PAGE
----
Rome Mayor Says Pope Will Visit Moscow One Day
ROME (Reuters) - Rome Mayor Francesco Rutelli said Tuesday after talks with visiting Russian President Vladimir Putin he believed Pope John Paul would one day visit Moscow.
``I believe a visit by the Pope to Russia, which is not possible at the moment, will happen, even if we have to wait for the conditions in the Russian Orthodox Church, which are fairly closed to this prospect for now, to mature,'' he told reporters.
Putin had an audience with Pope John Paul Monday but did not invite him to visit -- underscoring continuing problems between the Vatican and the Russian Church which split into Eastern and Western branches in the Great Schism in 1054.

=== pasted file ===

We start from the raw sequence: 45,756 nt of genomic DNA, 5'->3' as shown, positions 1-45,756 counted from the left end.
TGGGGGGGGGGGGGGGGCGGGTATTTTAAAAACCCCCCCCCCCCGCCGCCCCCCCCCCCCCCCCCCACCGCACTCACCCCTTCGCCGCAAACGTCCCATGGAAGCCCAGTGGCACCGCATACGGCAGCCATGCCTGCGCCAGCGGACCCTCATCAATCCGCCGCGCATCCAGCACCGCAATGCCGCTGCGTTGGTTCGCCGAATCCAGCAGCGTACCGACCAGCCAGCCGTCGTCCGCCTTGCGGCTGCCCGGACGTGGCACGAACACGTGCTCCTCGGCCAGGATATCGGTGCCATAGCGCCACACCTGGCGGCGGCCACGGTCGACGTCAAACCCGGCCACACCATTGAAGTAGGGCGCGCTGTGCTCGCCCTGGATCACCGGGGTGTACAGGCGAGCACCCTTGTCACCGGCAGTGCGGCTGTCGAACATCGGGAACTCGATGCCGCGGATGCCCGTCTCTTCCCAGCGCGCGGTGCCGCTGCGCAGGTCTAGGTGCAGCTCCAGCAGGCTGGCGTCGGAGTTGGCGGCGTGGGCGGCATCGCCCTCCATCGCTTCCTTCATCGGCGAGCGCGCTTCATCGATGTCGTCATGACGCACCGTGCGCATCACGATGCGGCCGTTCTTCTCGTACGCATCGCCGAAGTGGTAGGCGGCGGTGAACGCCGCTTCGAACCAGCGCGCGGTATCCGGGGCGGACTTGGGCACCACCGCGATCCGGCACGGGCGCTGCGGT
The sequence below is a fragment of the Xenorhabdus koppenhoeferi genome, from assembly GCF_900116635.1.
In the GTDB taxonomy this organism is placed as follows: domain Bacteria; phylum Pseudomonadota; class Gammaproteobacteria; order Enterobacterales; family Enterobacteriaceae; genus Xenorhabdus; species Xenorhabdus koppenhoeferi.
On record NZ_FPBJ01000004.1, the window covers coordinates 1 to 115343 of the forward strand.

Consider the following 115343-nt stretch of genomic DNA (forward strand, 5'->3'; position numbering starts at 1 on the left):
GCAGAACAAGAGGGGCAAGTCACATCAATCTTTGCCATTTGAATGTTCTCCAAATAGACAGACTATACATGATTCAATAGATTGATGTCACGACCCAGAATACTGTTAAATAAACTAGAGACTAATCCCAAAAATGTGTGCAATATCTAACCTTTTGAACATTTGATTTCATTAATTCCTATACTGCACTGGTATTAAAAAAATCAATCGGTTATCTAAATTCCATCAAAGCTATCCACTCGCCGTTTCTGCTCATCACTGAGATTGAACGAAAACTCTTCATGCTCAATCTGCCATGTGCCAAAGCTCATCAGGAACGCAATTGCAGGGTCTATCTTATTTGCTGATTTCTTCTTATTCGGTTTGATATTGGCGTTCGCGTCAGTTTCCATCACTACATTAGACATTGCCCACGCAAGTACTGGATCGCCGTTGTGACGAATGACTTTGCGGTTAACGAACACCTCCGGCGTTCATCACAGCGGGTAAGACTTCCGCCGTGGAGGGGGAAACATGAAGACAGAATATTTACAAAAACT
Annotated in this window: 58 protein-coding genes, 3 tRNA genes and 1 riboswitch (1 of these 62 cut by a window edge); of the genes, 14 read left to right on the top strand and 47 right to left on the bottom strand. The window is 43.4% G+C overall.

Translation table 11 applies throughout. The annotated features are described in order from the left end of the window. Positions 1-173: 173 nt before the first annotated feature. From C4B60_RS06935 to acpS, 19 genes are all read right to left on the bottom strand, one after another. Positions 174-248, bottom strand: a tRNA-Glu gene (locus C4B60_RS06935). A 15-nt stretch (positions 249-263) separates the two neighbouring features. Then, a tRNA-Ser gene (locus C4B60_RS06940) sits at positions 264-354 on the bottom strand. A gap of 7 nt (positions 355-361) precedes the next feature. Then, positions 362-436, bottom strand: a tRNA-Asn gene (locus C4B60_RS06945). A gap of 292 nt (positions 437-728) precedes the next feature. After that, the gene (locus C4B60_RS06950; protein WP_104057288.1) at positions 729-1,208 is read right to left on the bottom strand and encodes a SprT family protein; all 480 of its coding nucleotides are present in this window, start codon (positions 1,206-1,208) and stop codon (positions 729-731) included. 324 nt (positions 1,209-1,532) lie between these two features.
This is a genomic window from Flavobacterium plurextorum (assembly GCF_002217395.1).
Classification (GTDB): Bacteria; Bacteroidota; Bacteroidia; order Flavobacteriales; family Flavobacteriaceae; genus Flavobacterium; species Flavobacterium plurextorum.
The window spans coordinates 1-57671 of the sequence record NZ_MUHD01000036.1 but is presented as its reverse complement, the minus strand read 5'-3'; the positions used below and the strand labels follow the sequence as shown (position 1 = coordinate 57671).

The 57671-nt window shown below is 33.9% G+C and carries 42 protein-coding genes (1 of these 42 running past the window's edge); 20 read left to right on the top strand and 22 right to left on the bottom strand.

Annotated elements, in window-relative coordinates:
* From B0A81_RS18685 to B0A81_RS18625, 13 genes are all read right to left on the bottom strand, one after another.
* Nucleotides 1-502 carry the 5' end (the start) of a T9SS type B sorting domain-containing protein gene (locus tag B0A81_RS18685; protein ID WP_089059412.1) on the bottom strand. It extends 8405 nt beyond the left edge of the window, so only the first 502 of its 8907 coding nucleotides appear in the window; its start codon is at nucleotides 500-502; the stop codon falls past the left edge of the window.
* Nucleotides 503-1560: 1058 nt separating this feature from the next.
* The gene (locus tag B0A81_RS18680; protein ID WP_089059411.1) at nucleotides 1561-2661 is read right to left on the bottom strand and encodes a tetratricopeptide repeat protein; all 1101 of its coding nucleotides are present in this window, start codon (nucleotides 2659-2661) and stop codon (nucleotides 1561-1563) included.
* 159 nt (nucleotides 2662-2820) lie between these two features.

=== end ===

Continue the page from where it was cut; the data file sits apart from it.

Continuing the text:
Although the Vatican said it considered past invitations by Putin's predecessors still valid, the absence of a clear reference to an invitation deflated hopes that Putin's visit would prove a turning point leading to a papal trip.
Rutelli, who with Putin attended a ceremony to unveil a statue of Russian poet Alexander Pushkin in Rome's Villa Borghese park, said: ``It is in the Russian government's interest to try to favor a rapprochement (between the Vatican and the Russian Orthodox Church).''
The 80-year-old Pontiff has a burning desire to visit Russia and has been invited by previous Russian leaders but would also need an invitation from Russian Orthodox Patriarch Alexiy II.
Orthodox leaders have accused Catholics of attempting to use new-found freedoms in the former Soviet Union to woo believers. The Vatican has rejected the accusations.